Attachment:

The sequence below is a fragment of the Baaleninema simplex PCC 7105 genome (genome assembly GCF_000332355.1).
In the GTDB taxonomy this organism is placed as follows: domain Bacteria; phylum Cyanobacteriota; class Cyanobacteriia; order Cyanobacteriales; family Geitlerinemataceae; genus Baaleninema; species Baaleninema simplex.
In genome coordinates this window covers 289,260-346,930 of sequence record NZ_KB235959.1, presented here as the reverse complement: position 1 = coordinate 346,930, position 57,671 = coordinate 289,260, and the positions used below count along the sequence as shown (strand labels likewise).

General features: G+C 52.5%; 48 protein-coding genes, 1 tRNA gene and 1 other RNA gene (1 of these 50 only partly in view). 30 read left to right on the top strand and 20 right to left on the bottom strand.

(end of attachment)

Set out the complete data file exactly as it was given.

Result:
The sequence below is a fragment of the Baaleninema simplex PCC 7105 genome (genome assembly GCF_000332355.1).
In the GTDB taxonomy this organism is placed as follows: domain Bacteria; phylum Cyanobacteriota; class Cyanobacteriia; order Cyanobacteriales; family Geitlerinemataceae; genus Baaleninema; species Baaleninema simplex.
In genome coordinates this window covers 289,260-346,930 of sequence record NZ_KB235959.1, presented here as the reverse complement: position 1 = coordinate 346,930, position 57,671 = coordinate 289,260, and the positions used below count along the sequence as shown (strand labels likewise).

General features: G+C 52.5%; 48 protein-coding genes, 1 tRNA gene and 1 other RNA gene (1 of these 50 only partly in view). 30 read left to right on the top strand and 20 right to left on the bottom strand.